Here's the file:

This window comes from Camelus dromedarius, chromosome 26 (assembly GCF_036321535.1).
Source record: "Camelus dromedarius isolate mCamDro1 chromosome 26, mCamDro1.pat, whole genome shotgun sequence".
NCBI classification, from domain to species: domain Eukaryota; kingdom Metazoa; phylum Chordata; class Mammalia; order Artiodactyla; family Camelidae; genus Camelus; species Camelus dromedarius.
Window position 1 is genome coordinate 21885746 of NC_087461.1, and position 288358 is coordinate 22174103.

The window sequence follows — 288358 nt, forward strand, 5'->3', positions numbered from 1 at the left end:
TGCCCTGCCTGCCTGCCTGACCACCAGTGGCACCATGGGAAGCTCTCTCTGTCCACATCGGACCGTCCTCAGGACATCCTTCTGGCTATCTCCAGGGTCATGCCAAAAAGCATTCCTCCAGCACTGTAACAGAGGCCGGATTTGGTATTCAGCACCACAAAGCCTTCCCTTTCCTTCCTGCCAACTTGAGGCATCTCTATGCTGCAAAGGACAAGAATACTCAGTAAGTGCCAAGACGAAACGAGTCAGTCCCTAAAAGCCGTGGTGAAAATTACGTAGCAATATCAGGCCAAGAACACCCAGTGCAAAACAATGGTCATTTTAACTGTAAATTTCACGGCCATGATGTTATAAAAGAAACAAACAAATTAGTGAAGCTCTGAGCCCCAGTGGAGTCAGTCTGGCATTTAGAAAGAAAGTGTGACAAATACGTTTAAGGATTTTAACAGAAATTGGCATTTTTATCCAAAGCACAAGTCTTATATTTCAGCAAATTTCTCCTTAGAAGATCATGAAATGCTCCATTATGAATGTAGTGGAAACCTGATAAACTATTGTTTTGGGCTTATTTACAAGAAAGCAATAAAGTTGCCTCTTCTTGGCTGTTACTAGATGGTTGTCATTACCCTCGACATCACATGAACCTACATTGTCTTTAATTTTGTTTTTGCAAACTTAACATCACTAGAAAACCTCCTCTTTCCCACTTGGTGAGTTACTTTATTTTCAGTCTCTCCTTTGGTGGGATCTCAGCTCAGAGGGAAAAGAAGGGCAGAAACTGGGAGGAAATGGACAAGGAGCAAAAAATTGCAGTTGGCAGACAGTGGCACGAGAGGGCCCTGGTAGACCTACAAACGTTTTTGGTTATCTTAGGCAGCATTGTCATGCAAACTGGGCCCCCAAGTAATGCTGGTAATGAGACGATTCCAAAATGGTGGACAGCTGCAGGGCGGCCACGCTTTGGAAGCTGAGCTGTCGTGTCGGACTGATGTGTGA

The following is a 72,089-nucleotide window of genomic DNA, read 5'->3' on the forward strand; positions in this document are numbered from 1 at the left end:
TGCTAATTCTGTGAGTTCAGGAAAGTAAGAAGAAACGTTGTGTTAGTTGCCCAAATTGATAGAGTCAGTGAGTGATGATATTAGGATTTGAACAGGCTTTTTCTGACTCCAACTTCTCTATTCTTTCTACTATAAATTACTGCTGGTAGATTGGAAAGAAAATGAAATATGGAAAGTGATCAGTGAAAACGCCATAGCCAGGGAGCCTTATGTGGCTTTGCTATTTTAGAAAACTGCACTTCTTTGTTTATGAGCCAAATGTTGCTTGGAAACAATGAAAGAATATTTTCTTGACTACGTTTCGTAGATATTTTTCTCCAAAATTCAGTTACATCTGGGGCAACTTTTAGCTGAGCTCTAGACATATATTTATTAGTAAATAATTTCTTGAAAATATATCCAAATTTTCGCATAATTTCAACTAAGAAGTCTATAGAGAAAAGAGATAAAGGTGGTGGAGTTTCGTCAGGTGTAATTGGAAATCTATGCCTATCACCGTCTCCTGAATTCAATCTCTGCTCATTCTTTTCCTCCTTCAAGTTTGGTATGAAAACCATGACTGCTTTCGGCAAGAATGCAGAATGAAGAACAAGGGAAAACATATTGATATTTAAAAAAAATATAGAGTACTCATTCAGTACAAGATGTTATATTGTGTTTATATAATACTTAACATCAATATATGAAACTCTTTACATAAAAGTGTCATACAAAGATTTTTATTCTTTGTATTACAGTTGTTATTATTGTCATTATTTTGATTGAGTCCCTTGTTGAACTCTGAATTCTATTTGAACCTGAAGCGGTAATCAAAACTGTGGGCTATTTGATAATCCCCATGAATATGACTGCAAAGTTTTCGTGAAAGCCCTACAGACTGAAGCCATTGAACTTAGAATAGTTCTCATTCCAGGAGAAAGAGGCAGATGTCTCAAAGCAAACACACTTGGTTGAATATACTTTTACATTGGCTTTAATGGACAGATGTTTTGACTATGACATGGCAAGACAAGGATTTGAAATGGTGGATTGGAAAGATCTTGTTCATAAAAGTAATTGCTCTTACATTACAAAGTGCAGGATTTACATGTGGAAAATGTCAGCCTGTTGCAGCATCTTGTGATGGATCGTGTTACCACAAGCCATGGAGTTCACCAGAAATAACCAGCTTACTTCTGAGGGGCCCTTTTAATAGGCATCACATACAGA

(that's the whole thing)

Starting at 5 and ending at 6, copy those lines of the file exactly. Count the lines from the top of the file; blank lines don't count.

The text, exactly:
The window sequence follows — 288358 nt, forward strand, 5'->3', positions numbered from 1 at the left end:
TGCCCTGCCTGCCTGCCTGACCACCAGTGGCACCATGGGAAGCTCTCTCTGTCCACATCGGACCGTCCTCAGGACATCCTTCTGGCTATCTCCAGGGTCATGCCAAAAAGCATTCCTCCAGCACTGTAACAGAGGCCGGATTTGGTATTCAGCACCACAAAGCCTTCCCTTTCCTTCCTGCCAACTTGAGGCATCTCTATGCTGCAAAGGACAAGAATACTCAGTAAGTGCCAAGACGAAACGAGTCAGTCCCTAAAAGCCGTGGTGAAAATTACGTAGCAATATCAGGCCAAGAACACCCAGTGCAAAACAATGGTCATTTTAACTGTAAATTTCACGGCCATGATGTTATAAAAGAAACAAACAAATTAGTGAAGCTCTGAGCCCCAGTGGAGTCAGTCTGGCATTTAGAAAGAAAGTGTGACAAATACGTTTAAGGATTTTAACAGAAATTGGCATTTTTATCCAAAGCACAAGTCTTATATTTCAGCAAATTTCTCCTTAGAAGATCATGAAATGCTCCATTATGAATGTAGTGGAAACCTGATAAACTATTGTTTTGGGCTTATTTACAAGAAAGCAATAAAGTTGCCTCTTCTTGGCTGTTACTAGATGGTTGTCATTACCCTCGACATCACATGAACCTACATTGTCTTTAATTTTGTTTTTGCAAACTTAACATCACTAGAAAACCTCCTCTTTCCCACTTGGTGAGTTACTTTATTTTCAGTCTCTCCTTTGGTGGGATCTCAGCTCAGAGGGAAAAGAAGGGCAGAAACTGGGAGGAAATGGACAAGGAGCAAAAAATTGCAGTTGGCAGACAGTGGCACGAGAGGGCCCTGGTAGACCTACAAACGTTTTTGGTTATCTTAGGCAGCATTGTCATGCAAACTGGGCCCCCAAGTAATGCTGGTAATGAGACGATTCCAAAATGGTGGACAGCTGCAGGGCGGCCACGCTTTGGAAGCTGAGCTGTCGTGTCGGACTGATGTGTGA